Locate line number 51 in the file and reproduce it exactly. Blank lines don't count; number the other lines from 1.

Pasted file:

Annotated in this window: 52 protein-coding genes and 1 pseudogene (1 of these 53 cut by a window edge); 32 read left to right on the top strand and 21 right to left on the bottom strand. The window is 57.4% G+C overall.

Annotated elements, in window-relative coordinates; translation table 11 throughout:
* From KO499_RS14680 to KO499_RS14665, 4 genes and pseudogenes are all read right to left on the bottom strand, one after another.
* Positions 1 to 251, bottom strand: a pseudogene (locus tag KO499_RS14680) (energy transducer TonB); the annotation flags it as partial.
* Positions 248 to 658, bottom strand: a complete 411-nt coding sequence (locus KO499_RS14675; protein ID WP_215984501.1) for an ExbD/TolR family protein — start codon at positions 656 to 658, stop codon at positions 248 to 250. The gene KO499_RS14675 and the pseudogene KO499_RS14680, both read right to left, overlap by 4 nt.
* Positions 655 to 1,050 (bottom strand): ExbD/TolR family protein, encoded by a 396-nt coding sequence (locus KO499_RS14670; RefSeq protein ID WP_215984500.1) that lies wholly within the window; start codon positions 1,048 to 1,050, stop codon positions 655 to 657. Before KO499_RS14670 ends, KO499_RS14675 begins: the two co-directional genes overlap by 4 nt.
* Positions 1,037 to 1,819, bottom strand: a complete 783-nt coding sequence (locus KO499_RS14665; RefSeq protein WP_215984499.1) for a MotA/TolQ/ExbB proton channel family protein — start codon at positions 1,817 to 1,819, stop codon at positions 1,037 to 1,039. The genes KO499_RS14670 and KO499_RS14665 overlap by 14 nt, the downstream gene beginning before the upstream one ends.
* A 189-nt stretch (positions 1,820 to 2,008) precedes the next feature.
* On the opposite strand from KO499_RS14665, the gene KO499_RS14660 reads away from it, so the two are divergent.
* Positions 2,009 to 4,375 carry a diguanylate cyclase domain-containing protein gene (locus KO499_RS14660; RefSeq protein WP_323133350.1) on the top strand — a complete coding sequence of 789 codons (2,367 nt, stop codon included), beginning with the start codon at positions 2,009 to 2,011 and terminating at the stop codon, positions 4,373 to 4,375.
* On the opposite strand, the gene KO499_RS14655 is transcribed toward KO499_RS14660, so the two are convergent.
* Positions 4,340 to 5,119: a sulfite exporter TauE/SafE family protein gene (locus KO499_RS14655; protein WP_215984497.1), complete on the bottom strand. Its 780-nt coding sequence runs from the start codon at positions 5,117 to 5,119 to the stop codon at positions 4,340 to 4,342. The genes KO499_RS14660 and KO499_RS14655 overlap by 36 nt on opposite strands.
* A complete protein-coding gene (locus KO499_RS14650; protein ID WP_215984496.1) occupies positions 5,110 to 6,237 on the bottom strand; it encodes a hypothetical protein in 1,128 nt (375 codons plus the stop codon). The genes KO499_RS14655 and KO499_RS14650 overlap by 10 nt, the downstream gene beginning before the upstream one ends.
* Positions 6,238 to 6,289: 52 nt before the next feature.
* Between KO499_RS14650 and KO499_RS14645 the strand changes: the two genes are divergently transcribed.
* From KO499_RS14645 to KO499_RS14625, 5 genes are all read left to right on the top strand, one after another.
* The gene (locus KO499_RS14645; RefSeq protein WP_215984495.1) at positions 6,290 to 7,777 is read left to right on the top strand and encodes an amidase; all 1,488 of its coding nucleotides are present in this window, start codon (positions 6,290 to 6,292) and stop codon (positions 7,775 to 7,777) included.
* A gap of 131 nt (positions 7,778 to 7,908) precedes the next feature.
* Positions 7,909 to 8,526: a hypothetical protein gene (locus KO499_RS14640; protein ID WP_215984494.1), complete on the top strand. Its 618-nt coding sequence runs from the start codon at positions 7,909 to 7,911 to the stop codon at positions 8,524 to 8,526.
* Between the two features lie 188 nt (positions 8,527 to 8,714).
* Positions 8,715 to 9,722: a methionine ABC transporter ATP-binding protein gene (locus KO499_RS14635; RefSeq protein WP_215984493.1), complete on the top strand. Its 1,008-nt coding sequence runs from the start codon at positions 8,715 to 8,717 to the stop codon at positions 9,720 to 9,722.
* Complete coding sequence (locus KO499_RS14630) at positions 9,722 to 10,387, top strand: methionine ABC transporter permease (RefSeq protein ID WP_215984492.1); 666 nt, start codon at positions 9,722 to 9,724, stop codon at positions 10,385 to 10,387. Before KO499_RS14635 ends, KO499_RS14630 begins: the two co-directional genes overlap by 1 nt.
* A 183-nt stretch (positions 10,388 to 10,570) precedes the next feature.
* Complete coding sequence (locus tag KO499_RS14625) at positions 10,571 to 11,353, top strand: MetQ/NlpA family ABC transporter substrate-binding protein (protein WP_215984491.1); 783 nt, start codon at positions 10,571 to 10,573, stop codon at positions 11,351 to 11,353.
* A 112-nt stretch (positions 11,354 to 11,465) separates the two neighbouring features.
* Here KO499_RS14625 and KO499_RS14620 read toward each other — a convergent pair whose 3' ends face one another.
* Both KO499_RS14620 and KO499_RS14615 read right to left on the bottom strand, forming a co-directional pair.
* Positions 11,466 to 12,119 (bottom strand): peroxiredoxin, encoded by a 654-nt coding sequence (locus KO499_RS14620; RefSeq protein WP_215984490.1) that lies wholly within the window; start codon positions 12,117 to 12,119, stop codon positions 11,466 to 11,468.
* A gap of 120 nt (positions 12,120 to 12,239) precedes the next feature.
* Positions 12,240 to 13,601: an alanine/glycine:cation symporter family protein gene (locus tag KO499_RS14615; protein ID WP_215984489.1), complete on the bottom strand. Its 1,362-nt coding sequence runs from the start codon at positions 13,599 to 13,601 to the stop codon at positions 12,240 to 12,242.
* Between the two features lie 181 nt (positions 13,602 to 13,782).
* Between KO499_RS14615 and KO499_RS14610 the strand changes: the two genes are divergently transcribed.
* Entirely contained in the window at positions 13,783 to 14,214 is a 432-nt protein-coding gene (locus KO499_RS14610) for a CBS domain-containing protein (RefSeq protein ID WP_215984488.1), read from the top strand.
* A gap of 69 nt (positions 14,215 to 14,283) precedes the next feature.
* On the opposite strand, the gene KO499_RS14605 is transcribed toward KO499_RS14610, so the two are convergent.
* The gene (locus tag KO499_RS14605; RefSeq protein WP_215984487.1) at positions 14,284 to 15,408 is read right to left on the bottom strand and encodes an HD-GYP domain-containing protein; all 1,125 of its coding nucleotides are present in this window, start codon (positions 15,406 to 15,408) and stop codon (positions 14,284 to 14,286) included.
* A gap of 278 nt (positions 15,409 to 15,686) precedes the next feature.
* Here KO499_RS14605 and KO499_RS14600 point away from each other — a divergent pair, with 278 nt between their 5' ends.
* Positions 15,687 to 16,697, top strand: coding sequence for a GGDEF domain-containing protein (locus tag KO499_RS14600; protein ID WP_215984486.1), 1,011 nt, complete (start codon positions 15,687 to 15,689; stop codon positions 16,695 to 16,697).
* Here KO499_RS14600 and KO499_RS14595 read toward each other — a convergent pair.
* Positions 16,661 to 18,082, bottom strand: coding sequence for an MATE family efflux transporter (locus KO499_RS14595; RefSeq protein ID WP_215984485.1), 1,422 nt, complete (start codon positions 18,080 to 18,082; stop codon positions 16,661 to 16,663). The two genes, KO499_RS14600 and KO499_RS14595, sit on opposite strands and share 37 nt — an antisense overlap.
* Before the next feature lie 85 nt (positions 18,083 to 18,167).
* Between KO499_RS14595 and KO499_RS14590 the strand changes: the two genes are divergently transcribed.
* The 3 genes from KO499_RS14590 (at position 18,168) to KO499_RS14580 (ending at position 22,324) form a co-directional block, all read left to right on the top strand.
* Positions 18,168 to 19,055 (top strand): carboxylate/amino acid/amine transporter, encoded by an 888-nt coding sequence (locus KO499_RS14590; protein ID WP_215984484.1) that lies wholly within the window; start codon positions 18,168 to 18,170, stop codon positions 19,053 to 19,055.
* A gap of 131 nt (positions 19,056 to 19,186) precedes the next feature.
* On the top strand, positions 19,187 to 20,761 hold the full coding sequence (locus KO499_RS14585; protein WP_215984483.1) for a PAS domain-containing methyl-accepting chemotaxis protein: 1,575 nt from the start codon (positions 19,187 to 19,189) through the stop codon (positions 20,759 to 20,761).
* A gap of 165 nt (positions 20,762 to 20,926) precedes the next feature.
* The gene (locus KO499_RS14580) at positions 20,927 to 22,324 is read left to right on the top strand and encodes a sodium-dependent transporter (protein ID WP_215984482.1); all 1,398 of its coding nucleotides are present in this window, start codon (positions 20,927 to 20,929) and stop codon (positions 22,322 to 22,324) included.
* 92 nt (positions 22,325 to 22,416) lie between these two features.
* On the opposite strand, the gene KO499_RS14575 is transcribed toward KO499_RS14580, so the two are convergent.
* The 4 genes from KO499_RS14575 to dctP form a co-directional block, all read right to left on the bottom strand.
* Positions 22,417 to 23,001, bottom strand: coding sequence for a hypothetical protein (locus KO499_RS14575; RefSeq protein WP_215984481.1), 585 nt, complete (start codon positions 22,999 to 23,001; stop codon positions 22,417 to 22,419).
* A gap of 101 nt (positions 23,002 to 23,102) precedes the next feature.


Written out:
* On the opposite strand, the gene KO499_RS14575 is transcribed toward KO499_RS14580, so the two are convergent.